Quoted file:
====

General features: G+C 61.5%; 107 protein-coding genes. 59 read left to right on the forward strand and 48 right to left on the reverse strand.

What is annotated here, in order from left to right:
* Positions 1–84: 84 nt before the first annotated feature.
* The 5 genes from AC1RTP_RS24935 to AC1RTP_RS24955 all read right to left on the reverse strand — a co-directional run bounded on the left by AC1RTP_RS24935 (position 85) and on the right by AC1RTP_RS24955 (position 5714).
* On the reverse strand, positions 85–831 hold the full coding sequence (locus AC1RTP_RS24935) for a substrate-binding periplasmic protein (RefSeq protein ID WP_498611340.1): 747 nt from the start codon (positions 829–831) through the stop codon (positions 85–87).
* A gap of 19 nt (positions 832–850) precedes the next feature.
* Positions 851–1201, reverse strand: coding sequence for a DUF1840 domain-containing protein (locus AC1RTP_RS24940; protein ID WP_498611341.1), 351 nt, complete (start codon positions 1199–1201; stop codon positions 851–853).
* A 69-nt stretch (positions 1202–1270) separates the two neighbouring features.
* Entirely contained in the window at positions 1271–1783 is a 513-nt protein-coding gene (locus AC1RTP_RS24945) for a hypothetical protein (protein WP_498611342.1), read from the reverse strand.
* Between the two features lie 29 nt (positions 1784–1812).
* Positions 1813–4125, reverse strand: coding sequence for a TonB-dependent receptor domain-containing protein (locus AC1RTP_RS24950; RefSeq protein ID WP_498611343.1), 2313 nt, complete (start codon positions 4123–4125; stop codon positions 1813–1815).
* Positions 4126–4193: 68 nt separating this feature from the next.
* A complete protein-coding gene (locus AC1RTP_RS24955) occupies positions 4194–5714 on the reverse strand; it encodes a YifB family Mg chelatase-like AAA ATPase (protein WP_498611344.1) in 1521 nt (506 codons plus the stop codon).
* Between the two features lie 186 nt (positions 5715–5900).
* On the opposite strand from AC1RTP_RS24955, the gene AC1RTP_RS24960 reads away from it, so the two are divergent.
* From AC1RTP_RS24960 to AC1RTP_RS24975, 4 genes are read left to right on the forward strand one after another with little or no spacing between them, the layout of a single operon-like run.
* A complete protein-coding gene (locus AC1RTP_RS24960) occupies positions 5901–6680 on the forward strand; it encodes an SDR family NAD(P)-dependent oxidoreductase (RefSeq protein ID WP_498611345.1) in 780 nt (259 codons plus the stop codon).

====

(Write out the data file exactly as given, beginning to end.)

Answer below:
General features: G+C 61.5%; 107 protein-coding genes. 59 read left to right on the forward strand and 48 right to left on the reverse strand.

What is annotated here, in order from left to right:
* Positions 1–84: 84 nt before the first annotated feature.
* The 5 genes from AC1RTP_RS24935 to AC1RTP_RS24955 all read right to left on the reverse strand — a co-directional run bounded on the left by AC1RTP_RS24935 (position 85) and on the right by AC1RTP_RS24955 (position 5714).
* On the reverse strand, positions 85–831 hold the full coding sequence (locus AC1RTP_RS24935) for a substrate-binding periplasmic protein (RefSeq protein ID WP_498611340.1): 747 nt from the start codon (positions 829–831) through the stop codon (positions 85–87).
* A gap of 19 nt (positions 832–850) precedes the next feature.
* Positions 851–1201, reverse strand: coding sequence for a DUF1840 domain-containing protein (locus AC1RTP_RS24940; protein ID WP_498611341.1), 351 nt, complete (start codon positions 1199–1201; stop codon positions 851–853).
* A 69-nt stretch (positions 1202–1270) separates the two neighbouring features.
* Entirely contained in the window at positions 1271–1783 is a 513-nt protein-coding gene (locus AC1RTP_RS24945) for a hypothetical protein (protein WP_498611342.1), read from the reverse strand.
* Between the two features lie 29 nt (positions 1784–1812).
* Positions 1813–4125, reverse strand: coding sequence for a TonB-dependent receptor domain-containing protein (locus AC1RTP_RS24950; RefSeq protein ID WP_498611343.1), 2313 nt, complete (start codon positions 4123–4125; stop codon positions 1813–1815).
* Positions 4126–4193: 68 nt separating this feature from the next.
* A complete protein-coding gene (locus AC1RTP_RS24955) occupies positions 4194–5714 on the reverse strand; it encodes a YifB family Mg chelatase-like AAA ATPase (protein WP_498611344.1) in 1521 nt (506 codons plus the stop codon).
* Between the two features lie 186 nt (positions 5715–5900).
* On the opposite strand from AC1RTP_RS24955, the gene AC1RTP_RS24960 reads away from it, so the two are divergent.
* From AC1RTP_RS24960 to AC1RTP_RS24975, 4 genes are read left to right on the forward strand one after another with little or no spacing between them, the layout of a single operon-like run.
* A complete protein-coding gene (locus AC1RTP_RS24960) occupies positions 5901–6680 on the forward strand; it encodes an SDR family NAD(P)-dependent oxidoreductase (RefSeq protein ID WP_498611345.1) in 780 nt (259 codons plus the stop codon).